Earlier this week, I spent three great days attending Gartner’s Business Intelligence (BI) Summit in Los Angeles. All the usual suspects presented on a variety of topics ranging from Big Data to cloud computing to mobile. However, this year felt a bit different to me. There seemed to be a realization that BI (and related) technologies alone do not represent the road to perfection and information nirvana.
Instead, what I observed was organizations being careful about how they leverage the hot trends of the day. They seem to recognize that they must carefully watch the technology evolution, understand the associated risks and opportunities, and only then determine how to incorporate them into plans for supporting the business.
Here are some personal takeaways from the conference, in no particular order:
- Big Data means big noise. As companies start to analyze Big Data, the amount of noise grows exponentially. In fact, some studies estimate the noise level to be greater than 70%. Therefore, the challenge becomes how to efficiently and effectively process all the data while filtering out the noise. As Gartner analysts mentioned, organizations need to be very careful not to add bad data in their quest to leverage Big Data. I agree.
- Information is about connecting the dots. Once we’ve filtered out the noise, we have to connect the dots. Raw data by itself has marginal value. Connecting the dots enables us to convert data into information, adding tremendous amount of value along the way. For instance, having comprehensive data about suspected terrorists has nearly no value if we can’t intelligently connect the dots to unmask their network and predict the next move. Data Integration plays a key role as the first line of defense not only to integrate the myriad of sources of information, but also to do so in a timely fashion.
- The decision environment has evolved. Instead of only the strategic aspect, the decision environment now also includes the management and operational aspects. This results in new requirements in terms of velocity, variety and volumes of data. For instance, operational workers need near real-time data at the lowest level of detail while strategists may look at weekly, monthly, even yearly trends of aggregated data. No wonder Gartner predicts that by 2014, most organizations will not scale to meet the requirements of Big Data! Now think about what happens if you have underperforming data integration tools pushing transformations down to the database. Performance clearly has a huge impact across the entire organization.
- Balancing resources is a daunting, but critical task. Fortunately, this is not the case for Syncsort. At the event, Mark Beyer did a great job highlighting this challenge. In the era of Big Data, it’s more important than ever to balance resource utilization – that is CPU, memory, storage and I/O. Workloads are competing for all these resources and the variables are not static. Organizations have different workloads on different months, weeks, and days of the year. IT organizations are being forced to either “oversize” their systems or leave constant tuning/optimization cycles while living in constant fear of failure at “rush hour.” This is why having a highly scalable, self-tuning engine like DMExpress is so powerful.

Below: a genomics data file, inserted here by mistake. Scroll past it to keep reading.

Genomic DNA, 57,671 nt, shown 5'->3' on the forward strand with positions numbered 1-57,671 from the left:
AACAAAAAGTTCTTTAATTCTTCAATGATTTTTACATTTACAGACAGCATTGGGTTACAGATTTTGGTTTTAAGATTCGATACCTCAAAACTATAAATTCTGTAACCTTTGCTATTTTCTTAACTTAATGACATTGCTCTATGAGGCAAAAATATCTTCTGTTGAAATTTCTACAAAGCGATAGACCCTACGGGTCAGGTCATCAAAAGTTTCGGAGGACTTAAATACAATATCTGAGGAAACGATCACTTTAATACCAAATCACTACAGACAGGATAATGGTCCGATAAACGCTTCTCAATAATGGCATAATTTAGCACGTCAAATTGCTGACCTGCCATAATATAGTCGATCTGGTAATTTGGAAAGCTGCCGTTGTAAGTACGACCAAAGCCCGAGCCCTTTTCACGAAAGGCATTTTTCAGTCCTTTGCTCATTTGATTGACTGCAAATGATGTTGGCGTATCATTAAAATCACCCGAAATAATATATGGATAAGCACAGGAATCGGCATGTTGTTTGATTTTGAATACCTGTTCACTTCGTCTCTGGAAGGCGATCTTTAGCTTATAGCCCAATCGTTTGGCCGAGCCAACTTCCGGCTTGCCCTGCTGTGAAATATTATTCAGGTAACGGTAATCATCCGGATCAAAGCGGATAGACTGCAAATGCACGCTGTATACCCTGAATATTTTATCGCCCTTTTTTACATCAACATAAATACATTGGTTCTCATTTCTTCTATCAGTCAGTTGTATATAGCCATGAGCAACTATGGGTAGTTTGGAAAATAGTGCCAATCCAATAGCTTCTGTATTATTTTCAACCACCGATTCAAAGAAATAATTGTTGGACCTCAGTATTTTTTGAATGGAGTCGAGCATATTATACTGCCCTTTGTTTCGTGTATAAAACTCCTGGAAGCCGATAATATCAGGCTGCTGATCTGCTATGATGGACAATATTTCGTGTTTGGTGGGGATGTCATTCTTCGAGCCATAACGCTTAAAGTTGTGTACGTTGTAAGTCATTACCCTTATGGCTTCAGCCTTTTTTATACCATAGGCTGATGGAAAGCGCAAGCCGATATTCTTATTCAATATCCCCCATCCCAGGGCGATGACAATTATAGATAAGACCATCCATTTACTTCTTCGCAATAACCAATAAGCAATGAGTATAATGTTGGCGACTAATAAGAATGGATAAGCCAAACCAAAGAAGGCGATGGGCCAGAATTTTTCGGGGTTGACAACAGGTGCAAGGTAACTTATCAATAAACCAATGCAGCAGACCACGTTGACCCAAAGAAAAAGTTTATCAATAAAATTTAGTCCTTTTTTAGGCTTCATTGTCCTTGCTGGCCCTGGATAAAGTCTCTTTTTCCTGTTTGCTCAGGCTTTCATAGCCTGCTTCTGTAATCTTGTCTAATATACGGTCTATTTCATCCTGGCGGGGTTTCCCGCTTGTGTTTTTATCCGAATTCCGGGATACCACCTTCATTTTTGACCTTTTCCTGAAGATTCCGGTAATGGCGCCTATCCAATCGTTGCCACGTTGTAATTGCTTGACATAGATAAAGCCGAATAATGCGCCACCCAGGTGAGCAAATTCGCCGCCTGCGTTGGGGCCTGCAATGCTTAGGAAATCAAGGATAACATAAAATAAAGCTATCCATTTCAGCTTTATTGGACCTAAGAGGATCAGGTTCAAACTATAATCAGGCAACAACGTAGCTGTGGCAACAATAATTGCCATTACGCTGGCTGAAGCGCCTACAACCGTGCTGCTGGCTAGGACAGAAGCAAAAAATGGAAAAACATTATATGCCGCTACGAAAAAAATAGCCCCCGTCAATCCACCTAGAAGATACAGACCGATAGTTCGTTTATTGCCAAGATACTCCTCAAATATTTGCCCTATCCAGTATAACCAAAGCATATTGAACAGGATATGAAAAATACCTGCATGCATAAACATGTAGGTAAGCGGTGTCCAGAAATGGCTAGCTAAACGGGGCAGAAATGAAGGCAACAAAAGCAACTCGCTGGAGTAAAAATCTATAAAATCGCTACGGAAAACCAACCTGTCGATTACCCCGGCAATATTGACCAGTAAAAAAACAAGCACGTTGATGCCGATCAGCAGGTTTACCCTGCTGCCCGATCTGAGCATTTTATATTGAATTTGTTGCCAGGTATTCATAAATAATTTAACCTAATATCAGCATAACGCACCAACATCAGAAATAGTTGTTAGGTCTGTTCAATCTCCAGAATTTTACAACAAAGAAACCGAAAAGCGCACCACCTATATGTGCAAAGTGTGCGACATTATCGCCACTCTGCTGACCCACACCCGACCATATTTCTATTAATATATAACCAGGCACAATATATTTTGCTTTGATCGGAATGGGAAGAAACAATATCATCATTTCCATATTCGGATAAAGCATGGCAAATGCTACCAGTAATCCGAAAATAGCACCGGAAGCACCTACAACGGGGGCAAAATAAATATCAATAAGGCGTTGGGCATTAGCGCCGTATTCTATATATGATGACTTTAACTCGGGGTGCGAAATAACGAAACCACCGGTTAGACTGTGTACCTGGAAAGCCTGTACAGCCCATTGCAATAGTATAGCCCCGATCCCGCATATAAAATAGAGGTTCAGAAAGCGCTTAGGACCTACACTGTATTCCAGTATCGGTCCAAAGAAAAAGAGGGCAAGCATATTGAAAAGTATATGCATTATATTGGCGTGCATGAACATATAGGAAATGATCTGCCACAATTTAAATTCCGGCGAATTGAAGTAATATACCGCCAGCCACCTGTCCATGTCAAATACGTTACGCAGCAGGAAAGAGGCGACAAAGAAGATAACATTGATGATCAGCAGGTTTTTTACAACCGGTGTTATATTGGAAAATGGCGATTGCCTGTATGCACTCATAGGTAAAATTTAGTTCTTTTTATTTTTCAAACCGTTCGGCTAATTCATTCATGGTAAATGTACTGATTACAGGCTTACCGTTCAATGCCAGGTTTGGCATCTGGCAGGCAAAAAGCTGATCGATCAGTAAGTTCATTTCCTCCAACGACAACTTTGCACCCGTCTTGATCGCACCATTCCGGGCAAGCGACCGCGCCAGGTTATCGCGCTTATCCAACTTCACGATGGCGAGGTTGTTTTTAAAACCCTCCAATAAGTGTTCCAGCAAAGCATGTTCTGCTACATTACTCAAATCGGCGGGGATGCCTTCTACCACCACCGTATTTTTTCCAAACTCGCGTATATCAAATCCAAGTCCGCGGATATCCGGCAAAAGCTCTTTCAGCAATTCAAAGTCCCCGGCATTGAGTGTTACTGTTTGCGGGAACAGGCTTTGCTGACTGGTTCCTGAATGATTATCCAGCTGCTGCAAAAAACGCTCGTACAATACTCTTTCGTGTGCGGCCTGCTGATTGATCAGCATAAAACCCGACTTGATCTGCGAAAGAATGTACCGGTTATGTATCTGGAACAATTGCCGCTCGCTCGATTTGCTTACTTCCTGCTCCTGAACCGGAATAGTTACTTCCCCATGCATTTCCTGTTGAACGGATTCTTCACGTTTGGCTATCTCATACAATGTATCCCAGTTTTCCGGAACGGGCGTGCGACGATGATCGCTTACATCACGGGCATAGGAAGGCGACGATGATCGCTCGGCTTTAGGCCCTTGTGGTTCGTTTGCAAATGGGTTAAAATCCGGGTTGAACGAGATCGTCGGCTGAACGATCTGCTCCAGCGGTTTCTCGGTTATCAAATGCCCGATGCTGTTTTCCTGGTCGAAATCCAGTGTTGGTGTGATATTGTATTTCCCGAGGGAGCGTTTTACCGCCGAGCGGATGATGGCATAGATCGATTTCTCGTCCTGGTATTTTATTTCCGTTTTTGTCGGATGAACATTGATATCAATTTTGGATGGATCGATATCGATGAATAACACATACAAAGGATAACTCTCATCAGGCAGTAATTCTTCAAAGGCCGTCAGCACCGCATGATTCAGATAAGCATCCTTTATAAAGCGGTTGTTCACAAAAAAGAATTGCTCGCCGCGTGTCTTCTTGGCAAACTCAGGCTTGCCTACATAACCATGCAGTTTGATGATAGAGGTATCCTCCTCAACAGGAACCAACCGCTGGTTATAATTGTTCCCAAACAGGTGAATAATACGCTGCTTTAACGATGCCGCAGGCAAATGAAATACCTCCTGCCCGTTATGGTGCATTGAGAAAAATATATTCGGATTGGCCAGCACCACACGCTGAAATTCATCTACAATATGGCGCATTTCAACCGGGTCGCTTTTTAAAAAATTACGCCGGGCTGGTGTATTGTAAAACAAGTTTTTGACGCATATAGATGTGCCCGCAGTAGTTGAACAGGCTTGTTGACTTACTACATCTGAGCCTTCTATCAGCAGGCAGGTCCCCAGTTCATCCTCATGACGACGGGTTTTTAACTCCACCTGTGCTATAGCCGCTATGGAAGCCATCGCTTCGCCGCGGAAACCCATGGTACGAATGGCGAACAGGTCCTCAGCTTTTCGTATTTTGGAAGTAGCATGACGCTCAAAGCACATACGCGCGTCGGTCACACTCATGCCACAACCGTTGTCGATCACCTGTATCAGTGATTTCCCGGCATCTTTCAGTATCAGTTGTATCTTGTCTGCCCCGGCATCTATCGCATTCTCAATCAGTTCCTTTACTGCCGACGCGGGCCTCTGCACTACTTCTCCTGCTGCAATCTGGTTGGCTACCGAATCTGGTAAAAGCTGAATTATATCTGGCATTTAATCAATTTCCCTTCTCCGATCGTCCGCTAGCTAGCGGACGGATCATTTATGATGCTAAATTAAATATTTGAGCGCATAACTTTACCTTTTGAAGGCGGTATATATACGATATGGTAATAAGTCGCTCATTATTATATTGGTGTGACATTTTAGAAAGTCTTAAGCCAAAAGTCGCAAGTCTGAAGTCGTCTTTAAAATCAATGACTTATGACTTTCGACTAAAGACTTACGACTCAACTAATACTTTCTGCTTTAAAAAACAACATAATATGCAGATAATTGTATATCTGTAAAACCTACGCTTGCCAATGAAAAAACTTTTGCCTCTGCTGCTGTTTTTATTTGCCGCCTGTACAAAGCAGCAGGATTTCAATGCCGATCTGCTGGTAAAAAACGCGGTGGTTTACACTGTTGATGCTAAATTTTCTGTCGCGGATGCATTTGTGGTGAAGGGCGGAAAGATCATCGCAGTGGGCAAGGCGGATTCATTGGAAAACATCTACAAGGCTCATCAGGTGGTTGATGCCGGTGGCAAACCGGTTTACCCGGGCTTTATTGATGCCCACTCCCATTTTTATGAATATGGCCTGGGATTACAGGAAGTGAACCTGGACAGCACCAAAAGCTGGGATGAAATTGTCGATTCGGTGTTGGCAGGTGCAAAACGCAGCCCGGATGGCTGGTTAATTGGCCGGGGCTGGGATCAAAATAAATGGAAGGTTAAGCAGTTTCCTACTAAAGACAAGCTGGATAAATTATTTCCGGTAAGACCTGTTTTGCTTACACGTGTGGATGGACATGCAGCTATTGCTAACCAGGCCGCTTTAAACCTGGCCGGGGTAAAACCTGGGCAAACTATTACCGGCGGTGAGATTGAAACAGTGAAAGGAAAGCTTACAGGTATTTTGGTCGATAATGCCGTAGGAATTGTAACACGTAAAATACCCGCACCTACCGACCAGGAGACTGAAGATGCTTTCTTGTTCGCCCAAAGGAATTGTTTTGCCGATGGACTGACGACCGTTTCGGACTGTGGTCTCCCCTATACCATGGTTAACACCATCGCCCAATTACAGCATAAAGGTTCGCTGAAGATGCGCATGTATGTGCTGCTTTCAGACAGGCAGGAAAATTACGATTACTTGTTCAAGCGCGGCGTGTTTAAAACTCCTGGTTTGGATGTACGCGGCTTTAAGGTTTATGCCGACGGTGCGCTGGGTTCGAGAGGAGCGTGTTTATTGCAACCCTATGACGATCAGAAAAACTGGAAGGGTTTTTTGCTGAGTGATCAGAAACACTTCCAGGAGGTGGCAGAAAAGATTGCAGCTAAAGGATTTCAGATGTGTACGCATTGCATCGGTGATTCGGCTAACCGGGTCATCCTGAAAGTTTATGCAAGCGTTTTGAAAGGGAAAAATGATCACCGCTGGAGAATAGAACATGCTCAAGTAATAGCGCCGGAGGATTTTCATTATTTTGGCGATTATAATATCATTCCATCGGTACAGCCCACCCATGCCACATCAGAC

- Volume is (not) a “20 mules problem.” This is a funny yet interesting analogy. Basically, it means that you could just throw more cores (mules) to parallelize a given data processing job and get it done. Of course, it’s not that simple. I would argue that with more mules also come more issues such as what to feed the mules, how to house them, clean them, keep them healthy, etc. Therefore, you might as well keep the number of mules (or cores) to a minimum! Again, this is another area where DMExpress is highly differentiated in the marketplace.
I’ve been working on shortening my blog posts. It seems that “attention span thing” always gets in the way of everything I want to share! However, if you’ve made it this far, surely you are wondering what Skynet has to do with any of this.
Well, for the first time at a BI conference (and I’ve been to many of them), I observed a subtle, but legitimate concern among attendees about how information – and more specifically algorithms and automated decision making – are shaping our lives and culture. To paraphrase Kevin Slavin, algorithms are shaping the way we live, what we read, what we write, what we consume.
Don’t believe me? Think about the last time you bought a product on Amazon, selected a movie from Netflix, or found a business through Google search.
What do you think? If you attended Gartner BI Summit, what were your takeaways? How is Big Data impacting you? Let’s keep the discussion going.